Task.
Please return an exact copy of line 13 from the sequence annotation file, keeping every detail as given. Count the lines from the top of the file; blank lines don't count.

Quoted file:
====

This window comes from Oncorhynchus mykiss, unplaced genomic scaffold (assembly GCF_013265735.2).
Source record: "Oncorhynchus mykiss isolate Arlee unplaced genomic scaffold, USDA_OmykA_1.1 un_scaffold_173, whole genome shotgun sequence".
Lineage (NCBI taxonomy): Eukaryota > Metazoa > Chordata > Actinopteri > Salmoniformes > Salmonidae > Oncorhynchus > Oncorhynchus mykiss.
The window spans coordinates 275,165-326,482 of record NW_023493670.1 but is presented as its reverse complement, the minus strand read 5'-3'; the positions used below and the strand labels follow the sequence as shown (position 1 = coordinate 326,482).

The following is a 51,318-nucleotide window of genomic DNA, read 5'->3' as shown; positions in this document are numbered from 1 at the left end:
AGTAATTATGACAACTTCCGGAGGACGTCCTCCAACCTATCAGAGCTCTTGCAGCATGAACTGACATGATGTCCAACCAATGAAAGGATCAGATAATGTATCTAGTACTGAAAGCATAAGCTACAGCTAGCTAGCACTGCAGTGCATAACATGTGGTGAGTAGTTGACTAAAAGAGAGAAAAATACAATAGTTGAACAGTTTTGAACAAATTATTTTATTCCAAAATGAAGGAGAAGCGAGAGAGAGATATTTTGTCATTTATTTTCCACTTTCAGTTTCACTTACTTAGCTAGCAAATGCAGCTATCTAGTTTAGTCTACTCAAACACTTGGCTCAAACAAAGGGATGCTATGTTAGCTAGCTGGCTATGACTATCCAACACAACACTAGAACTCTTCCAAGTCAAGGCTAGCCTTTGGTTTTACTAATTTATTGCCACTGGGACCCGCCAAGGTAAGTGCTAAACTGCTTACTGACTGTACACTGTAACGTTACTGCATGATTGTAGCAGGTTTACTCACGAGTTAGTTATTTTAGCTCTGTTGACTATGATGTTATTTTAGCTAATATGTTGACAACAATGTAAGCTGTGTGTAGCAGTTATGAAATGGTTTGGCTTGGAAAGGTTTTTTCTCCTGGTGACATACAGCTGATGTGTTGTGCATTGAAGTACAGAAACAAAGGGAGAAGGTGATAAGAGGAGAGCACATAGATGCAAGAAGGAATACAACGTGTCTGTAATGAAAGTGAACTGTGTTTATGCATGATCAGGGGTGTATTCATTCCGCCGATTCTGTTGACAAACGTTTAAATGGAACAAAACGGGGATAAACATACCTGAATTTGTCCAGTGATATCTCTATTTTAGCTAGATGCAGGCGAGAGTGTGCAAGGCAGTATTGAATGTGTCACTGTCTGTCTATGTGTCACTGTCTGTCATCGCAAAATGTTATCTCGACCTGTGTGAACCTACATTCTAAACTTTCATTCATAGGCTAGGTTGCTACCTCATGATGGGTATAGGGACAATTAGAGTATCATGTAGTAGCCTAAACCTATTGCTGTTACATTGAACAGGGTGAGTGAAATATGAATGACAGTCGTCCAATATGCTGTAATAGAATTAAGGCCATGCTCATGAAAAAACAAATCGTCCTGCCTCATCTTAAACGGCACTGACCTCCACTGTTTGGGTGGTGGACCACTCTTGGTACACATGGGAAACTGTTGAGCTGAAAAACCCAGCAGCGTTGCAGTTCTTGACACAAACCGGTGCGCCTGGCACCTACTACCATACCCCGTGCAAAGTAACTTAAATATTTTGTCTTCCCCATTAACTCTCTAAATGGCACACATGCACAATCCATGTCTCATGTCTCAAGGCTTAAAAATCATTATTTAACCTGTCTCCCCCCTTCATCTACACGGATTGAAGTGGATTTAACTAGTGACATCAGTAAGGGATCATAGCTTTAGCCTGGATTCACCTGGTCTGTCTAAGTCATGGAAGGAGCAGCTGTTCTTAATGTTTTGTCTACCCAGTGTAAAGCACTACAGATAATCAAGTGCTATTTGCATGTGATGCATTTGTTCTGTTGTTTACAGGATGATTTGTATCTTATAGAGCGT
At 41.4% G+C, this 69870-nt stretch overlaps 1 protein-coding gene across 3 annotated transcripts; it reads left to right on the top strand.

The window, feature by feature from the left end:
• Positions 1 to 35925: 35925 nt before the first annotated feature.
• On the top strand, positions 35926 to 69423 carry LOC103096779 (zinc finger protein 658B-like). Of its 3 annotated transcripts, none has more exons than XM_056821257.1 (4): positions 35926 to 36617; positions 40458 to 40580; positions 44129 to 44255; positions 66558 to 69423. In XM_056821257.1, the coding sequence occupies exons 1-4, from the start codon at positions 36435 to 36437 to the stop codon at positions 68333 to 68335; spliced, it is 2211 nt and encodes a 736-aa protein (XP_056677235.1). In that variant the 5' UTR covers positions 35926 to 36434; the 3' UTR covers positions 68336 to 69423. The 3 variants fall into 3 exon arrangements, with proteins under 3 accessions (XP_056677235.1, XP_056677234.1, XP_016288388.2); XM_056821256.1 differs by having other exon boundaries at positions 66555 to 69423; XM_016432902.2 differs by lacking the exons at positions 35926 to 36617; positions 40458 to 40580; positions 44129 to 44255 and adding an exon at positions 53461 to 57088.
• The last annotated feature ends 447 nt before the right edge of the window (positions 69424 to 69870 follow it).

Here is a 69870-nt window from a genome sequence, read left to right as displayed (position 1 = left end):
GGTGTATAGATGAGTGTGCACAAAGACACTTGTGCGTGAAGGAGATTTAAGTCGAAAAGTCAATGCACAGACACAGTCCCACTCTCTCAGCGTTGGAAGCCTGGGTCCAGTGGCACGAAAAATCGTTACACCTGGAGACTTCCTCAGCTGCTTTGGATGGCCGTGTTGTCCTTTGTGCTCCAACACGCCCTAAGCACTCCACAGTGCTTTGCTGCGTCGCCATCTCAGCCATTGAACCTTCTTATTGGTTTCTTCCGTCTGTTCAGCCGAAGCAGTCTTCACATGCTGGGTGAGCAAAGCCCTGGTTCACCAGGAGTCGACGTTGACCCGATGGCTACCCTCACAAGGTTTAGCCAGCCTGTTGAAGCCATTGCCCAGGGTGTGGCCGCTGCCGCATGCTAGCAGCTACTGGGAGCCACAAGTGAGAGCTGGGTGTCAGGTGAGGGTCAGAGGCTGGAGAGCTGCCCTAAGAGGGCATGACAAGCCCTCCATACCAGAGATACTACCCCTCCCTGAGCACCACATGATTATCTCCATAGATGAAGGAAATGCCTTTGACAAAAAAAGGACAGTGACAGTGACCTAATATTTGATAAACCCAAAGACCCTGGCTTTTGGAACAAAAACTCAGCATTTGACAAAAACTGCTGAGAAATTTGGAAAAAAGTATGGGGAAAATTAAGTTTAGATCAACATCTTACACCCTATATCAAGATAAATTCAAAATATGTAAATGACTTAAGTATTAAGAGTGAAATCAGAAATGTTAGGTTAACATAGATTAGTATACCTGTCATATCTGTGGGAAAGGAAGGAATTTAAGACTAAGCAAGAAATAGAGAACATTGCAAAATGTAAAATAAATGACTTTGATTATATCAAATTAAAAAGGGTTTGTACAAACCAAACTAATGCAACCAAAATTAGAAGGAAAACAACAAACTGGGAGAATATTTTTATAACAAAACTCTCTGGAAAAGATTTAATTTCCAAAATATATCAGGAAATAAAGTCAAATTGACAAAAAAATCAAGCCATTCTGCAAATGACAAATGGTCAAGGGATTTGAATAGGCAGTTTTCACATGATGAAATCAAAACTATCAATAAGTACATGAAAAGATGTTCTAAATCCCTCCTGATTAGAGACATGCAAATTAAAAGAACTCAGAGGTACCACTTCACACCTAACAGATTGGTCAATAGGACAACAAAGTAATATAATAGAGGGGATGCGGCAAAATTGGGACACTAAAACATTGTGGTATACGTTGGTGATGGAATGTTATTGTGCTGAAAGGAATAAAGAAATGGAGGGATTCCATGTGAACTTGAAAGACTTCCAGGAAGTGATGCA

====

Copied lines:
GGTGTATAGATGAGTGTGCACAAAGACACTTGTGCGTGAAGGAGATTTAAGTCGAAAAGTCAATGCACAGACACAGTCCCACTCTCTCAGCGTTGGAAGCCTGGGTCCAGTGGCACGAAAAATCGTTACACCTGGAGACTTCCTCAGCTGCTTTGGATGGCCGTGTTGTCCTTTGTGCTCCAACACGCCCTAAGCACTCCACAGTGCTTTGCTGCGTCGCCATCTCAGCCATTGAACCTTCTTATTGGTTTCTTCCGTCTGTTCAGCCGAAGCAGTCTTCACATGCTGGGTGAGCAAAGCCCTGGTTCACCAGGAGTCGACGTTGACCCGATGGCTACCCTCACAAGGTTTAGCCAGCCTGTTGAAGCCATTGCCCAGGGTGTGGCCGCTGCCGCATGCTAGCAGCTACTGGGAGCCACAAGTGAGAGCTGGGTGTCAGGTGAGGGTCAGAGGCTGGAGAGCTGCCCTAAGAGGGCATGACAAGCCCTCCATACCAGAGATACTACCCCTCCCTGAGCACCACATGATTATCTCCATAGATGAAGGAAATGCCTTTGACAAAAAAAGGACAGTGACAGTGACCTAATATTTGATAAACCCAAAGACCCTGGCTTTTGGAACAAAAACTCAGCATTTGACAAAAACTGCTGAGAAATTTGGAAAAAAGTATGGGGAAAATTAAGTTTAGATCAACATCTTACACCCTATATCAAGATAAATTCAAAATATGTAAATGACTTAAGTATTAAGAGTGAAATCAGAAATGTTAGGTTAACATAGATTAGTATACCTGTCATATCTGTGGGAAAGGAAGGAATTTAAGACTAAGCAAGAAATAGAGAACATTGCAAAATGTAAAATAAATGACTTTGATTATATCAAATTAAAAAGGGTTTGTACAAACCAAACTAATGCAACCAAAATTAGAAGGAAAACAACAAACTGGGAGAATATTTTTATAACAAAACTCTCTGGAAAAGATTTAATTTCCAAAATATATCAGGAAATAAAGTCAAATTGACAAAAAAATCAAGCCATTCTGCAAATGACAAATGGTCAAGGGATTTGAATAGGCAGTTTTCACATGATGAAATCAAAACTATCAATAAGTACATGAAAAGATGTTCTAAATCCCTCCTGATTAGAGACATGCAAATTAAAAGAACTCAGAGGTACCACTTCACACCTAACAGATTGGTCAATAGGACAACAAAGTAATATAATAGAGGGGATGCGGCAAAATTGGGACACTAAAACATTGTGGTATACGTTGGTGATGGAATGTTATTGTGCTGAAAGGAATAAAGAAATGGAGGGATTCCATGTGAACTTGAAAGACTTCCAGGAAGTGATGCA